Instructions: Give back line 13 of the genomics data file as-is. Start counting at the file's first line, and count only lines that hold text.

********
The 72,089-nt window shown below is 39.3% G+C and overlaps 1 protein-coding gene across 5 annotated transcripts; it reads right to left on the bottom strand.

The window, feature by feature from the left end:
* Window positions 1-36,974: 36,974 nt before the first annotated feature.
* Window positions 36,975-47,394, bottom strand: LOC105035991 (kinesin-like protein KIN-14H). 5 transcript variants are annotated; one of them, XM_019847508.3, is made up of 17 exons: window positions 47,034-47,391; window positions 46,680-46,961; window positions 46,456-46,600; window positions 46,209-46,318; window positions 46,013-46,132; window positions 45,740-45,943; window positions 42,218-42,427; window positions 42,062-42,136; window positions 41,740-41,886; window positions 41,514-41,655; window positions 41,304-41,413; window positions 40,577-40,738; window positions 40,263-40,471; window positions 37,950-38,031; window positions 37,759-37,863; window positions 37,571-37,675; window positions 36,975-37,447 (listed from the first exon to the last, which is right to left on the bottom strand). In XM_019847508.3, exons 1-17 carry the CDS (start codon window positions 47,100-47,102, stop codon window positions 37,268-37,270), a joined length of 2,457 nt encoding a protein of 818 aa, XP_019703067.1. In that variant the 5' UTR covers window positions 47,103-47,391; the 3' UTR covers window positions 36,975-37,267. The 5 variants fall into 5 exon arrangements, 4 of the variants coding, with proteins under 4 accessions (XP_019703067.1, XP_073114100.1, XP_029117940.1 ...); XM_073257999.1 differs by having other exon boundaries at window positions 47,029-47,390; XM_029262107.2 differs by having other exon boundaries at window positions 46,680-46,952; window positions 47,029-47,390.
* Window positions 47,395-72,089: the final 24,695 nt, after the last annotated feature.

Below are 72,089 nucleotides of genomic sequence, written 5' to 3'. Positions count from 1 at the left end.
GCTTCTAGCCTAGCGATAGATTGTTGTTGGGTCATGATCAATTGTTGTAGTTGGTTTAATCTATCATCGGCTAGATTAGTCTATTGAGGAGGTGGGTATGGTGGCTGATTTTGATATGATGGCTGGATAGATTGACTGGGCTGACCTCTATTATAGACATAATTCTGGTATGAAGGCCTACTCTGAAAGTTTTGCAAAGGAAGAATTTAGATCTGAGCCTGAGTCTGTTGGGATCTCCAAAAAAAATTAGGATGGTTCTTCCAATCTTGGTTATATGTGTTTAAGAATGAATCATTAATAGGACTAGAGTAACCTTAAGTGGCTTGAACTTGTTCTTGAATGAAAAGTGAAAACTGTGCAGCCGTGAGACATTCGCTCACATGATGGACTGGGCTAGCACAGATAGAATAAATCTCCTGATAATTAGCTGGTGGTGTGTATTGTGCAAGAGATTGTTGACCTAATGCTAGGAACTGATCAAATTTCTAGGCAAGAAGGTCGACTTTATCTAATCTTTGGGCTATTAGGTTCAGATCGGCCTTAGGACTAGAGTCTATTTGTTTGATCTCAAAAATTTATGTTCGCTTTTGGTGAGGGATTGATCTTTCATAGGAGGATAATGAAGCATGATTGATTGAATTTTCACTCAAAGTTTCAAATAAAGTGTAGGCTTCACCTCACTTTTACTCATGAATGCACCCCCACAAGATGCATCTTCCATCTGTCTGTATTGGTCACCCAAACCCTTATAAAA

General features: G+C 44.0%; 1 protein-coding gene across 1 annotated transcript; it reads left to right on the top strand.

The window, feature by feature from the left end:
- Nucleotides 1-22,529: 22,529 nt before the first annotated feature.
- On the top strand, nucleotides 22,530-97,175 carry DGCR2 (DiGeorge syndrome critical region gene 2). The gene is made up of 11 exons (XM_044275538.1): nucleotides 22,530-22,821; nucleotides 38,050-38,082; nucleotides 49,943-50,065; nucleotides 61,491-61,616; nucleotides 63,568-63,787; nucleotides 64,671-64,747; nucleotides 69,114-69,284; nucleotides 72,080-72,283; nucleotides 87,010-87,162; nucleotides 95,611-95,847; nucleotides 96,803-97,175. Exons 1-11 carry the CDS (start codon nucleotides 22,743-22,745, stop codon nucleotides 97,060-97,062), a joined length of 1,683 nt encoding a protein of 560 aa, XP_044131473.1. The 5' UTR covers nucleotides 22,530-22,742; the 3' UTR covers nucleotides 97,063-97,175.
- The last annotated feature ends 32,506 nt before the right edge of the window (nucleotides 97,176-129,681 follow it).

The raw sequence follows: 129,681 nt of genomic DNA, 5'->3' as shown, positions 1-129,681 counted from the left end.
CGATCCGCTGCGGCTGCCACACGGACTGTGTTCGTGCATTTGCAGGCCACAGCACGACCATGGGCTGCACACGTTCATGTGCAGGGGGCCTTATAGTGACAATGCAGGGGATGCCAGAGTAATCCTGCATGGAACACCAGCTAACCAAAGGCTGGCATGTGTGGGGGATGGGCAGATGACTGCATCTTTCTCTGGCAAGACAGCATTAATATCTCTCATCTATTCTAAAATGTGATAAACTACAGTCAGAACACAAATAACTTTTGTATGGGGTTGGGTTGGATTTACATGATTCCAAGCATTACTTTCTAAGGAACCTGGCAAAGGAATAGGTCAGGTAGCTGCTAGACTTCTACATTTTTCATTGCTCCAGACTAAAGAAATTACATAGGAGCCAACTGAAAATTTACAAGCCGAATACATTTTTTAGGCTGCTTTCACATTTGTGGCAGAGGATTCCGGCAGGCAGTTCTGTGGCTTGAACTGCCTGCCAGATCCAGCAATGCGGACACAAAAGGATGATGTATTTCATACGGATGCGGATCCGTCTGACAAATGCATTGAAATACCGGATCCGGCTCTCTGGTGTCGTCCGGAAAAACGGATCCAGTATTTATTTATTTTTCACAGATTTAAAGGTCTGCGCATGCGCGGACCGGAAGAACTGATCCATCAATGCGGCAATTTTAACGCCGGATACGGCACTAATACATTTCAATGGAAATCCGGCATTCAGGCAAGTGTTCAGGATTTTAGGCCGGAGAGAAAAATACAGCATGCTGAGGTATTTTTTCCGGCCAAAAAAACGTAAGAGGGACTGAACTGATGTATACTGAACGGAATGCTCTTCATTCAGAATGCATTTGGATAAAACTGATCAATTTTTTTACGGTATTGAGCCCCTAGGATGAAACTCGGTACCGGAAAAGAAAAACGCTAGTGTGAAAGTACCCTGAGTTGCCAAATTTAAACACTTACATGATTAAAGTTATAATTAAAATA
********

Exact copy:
The raw sequence follows: 129,681 nt of genomic DNA, 5'->3' as shown, positions 1-129,681 counted from the left end.